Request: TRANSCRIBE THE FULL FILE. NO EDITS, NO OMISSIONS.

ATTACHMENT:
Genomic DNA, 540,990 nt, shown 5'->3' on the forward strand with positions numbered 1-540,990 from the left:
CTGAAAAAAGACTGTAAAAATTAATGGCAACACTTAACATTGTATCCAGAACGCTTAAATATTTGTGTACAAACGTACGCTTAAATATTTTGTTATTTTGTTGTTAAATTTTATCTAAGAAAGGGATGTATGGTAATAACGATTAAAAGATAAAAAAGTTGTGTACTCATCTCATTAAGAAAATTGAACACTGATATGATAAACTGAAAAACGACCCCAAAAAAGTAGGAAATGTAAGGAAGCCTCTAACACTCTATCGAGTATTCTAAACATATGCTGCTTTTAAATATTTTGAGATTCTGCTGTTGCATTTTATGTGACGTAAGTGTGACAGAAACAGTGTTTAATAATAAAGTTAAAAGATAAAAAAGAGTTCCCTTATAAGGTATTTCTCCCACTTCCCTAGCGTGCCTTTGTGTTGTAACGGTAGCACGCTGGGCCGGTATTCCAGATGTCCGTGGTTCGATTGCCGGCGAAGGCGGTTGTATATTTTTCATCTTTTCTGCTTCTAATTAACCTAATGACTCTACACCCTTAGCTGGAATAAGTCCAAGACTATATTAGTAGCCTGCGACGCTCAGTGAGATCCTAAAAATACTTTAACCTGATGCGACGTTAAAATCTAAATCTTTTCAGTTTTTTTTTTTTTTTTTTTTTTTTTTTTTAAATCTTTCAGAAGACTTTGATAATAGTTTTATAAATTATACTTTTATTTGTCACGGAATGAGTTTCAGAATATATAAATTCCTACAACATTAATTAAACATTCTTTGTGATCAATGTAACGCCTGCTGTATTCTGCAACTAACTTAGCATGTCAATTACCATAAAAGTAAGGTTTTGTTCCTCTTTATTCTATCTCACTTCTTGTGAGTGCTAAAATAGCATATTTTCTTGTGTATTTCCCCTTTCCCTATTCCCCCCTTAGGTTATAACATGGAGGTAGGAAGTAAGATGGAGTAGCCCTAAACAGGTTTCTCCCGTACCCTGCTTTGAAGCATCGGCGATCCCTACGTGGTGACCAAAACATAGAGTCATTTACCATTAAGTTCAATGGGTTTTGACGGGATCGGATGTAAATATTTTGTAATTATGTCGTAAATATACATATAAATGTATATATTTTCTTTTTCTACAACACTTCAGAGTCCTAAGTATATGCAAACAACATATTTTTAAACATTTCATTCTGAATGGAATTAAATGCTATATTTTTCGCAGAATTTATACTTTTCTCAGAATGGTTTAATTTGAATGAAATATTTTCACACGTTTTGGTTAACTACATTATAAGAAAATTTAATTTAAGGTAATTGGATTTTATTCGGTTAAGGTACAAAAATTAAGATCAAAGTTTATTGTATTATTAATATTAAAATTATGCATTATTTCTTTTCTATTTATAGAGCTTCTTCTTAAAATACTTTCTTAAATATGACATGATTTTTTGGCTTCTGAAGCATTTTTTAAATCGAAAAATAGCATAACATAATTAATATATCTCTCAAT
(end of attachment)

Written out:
Genomic DNA, 540,990 nt, shown 5'->3' on the forward strand with positions numbered 1-540,990 from the left:
CTGAAAAAAGACTGTAAAAATTAATGGCAACACTTAACATTGTATCCAGAACGCTTAAATATTTGTGTACAAACGTACGCTTAAATATTTTGTTATTTTGTTGTTAAATTTTATCTAAGAAAGGGATGTATGGTAATAACGATTAAAAGATAAAAAAGTTGTGTACTCATCTCATTAAGAAAATTGAACACTGATATGATAAACTGAAAAACGACCCCAAAAAAGTAGGAAATGTAAGGAAGCCTCTAACACTCTATCGAGTATTCTAAACATATGCTGCTTTTAAATATTTTGAGATTCTGCTGTTGCATTTTATGTGACGTAAGTGTGACAGAAACAGTGTTTAATAATAAAGTTAAAAGATAAAAAAGAGTTCCCTTATAAGGTATTTCTCCCACTTCCCTAGCGTGCCTTTGTGTTGTAACGGTAGCACGCTGGGCCGGTATTCCAGATGTCCGTGGTTCGATTGCCGGCGAAGGCGGTTGTATATTTTTCATCTTTTCTGCTTCTAATTAACCTAATGACTCTACACCCTTAGCTGGAATAAGTCCAAGACTATATTAGTAGCCTGCGACGCTCAGTGAGATCCTAAAAATACTTTAACCTGATGCGACGTTAAAATCTAAATCTTTTCAGTTTTTTTTTTTTTTTTTTTTTTTTTTTTTAAATCTTTCAGAAGACTTTGATAATAGTTTTATAAATTATACTTTTATTTGTCACGGAATGAGTTTCAGAATATATAAATTCCTACAACATTAATTAAACATTCTTTGTGATCAATGTAACGCCTGCTGTATTCTGCAACTAACTTAGCATGTCAATTACCATAAAAGTAAGGTTTTGTTCCTCTTTATTCTATCTCACTTCTTGTGAGTGCTAAAATAGCATATTTTCTTGTGTATTTCCCCTTTCCCTATTCCCCCCTTAGGTTATAACATGGAGGTAGGAAGTAAGATGGAGTAGCCCTAAACAGGTTTCTCCCGTACCCTGCTTTGAAGCATCGGCGATCCCTACGTGGTGACCAAAACATAGAGTCATTTACCATTAAGTTCAATGGGTTTTGACGGGATCGGATGTAAATATTTTGTAATTATGTCGTAAATATACATATAAATGTATATATTTTCTTTTTCTACAACACTTCAGAGTCCTAAGTATATGCAAACAACATATTTTTAAACATTTCATTCTGAATGGAATTAAATGCTATATTTTTCGCAGAATTTATACTTTTCTCAGAATGGTTTAATTTGAATGAAATATTTTCACACGTTTTGGTTAACTACATTATAAGAAAATTTAATTTAAGGTAATTGGATTTTATTCGGTTAAGGTACAAAAATTAAGATCAAAGTTTATTGTATTATTAATATTAAAATTATGCATTATTTCTTTTCTATTTATAGAGCTTCTTCTTAAAATACTTTCTTAAATATGACATGATTTTTTGGCTTCTGAAGCATTTTTTAAATCGAAAAATAGCATAACATAATTAATATATCTCTCAAT